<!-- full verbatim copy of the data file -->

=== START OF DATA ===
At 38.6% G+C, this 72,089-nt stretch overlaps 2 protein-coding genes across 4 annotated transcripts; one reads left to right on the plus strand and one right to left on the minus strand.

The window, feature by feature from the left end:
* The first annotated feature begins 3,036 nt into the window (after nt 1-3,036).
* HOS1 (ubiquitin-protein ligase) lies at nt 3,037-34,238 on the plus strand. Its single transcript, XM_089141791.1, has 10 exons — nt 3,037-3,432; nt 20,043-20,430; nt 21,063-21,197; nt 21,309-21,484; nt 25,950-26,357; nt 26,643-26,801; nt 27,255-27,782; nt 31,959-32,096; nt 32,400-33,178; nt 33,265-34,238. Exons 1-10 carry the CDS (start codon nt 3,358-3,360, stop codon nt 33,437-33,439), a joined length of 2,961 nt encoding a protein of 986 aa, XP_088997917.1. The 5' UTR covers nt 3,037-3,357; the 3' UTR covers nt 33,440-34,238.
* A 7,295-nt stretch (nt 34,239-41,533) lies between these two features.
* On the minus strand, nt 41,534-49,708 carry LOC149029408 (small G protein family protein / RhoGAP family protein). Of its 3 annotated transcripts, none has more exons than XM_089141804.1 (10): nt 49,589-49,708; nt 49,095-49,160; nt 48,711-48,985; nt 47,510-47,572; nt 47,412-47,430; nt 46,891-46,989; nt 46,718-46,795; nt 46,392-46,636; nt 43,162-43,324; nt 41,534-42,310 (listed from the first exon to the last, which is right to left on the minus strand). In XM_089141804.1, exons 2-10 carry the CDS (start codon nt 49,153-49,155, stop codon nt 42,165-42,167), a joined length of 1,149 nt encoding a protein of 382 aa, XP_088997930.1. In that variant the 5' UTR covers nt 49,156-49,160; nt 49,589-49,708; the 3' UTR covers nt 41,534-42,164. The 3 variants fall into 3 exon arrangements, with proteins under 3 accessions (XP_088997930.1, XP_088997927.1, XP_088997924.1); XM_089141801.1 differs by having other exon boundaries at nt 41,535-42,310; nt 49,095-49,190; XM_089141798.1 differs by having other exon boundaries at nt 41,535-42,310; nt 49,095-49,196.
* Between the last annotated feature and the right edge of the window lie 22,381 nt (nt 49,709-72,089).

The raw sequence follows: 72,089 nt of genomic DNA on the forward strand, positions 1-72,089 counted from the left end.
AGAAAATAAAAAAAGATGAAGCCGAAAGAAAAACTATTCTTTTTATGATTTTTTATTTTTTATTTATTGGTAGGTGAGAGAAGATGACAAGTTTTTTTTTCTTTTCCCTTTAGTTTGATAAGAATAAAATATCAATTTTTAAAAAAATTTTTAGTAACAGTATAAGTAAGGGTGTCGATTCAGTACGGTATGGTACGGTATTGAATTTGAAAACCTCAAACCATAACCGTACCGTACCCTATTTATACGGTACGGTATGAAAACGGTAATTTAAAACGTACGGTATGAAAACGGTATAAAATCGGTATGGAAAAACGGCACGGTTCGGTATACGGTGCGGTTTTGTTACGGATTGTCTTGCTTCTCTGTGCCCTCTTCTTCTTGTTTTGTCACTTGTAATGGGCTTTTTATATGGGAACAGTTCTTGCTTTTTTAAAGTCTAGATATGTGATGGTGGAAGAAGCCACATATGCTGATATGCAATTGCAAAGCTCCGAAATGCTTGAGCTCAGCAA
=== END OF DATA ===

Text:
At 38.6% G+C, this 72,089-nt stretch overlaps 2 protein-coding genes across 4 annotated transcripts; one reads left to right on the plus strand and one right to left on the minus strand.

The window, feature by feature from the left end:
* The first annotated feature begins 3,036 nt into the window (after nt 1-3,036).
* HOS1 (ubiquitin-protein ligase) lies at nt 3,037-34,238 on the plus strand. Its single transcript, XM_089141791.1, has 10 exons — nt 3,037-3,432; nt 20,043-20,430; nt 21,063-21,197; nt 21,309-21,484; nt 25,950-26,357; nt 26,643-26,801; nt 27,255-27,782; nt 31,959-32,096; nt 32,400-33,178; nt 33,265-34,238. Exons 1-10 carry the CDS (start codon nt 3,358-3,360, stop codon nt 33,437-33,439), a joined length of 2,961 nt encoding a protein of 986 aa, XP_088997917.1. The 5' UTR covers nt 3,037-3,357; the 3' UTR covers nt 33,440-34,238.
* A 7,295-nt stretch (nt 34,239-41,533) lies between these two features.
* On the minus strand, nt 41,534-49,708 carry LOC149029408 (small G protein family protein / RhoGAP family protein). Of its 3 annotated transcripts, none has more exons than XM_089141804.1 (10): nt 49,589-49,708; nt 49,095-49,160; nt 48,711-48,985; nt 47,510-47,572; nt 47,412-47,430; nt 46,891-46,989; nt 46,718-46,795; nt 46,392-46,636; nt 43,162-43,324; nt 41,534-42,310 (listed from the first exon to the last, which is right to left on the minus strand). In XM_089141804.1, exons 2-10 carry the CDS (start codon nt 49,153-49,155, stop codon nt 42,165-42,167), a joined length of 1,149 nt encoding a protein of 382 aa, XP_088997930.1. In that variant the 5' UTR covers nt 49,156-49,160; nt 49,589-49,708; the 3' UTR covers nt 41,534-42,164. The 3 variants fall into 3 exon arrangements, with proteins under 3 accessions (XP_088997930.1, XP_088997927.1, XP_088997924.1); XM_089141801.1 differs by having other exon boundaries at nt 41,535-42,310; nt 49,095-49,190; XM_089141798.1 differs by having other exon boundaries at nt 41,535-42,310; nt 49,095-49,196.
* Between the last annotated feature and the right edge of the window lie 22,381 nt (nt 49,709-72,089).

The raw sequence follows: 72,089 nt of genomic DNA on the forward strand, positions 1-72,089 counted from the left end.
AGAAAATAAAAAAAGATGAAGCCGAAAGAAAAACTATTCTTTTTATGATTTTTTATTTTTTATTTATTGGTAGGTGAGAGAAGATGACAAGTTTTTTTTTCTTTTCCCTTTAGTTTGATAAGAATAAAATATCAATTTTTAAAAAAATTTTTAGTAACAGTATAAGTAAGGGTGTCGATTCAGTACGGTATGGTACGGTATTGAATTTGAAAACCTCAAACCATAACCGTACCGTACCCTATTTATACGGTACGGTATGAAAACGGTAATTTAAAACGTACGGTATGAAAACGGTATAAAATCGGTATGGAAAAACGGCACGGTTCGGTATACGGTGCGGTTTTGTTACGGATTGTCTTGCTTCTCTGTGCCCTCTTCTTCTTGTTTTGTCACTTGTAATGGGCTTTTTATATGGGAACAGTTCTTGCTTTTTTAAAGTCTAGATATGTGATGGTGGAAGAAGCCACATATGCTGATATGCAATTGCAAAGCTCCGAAATGCTTGAGCTCAGCAA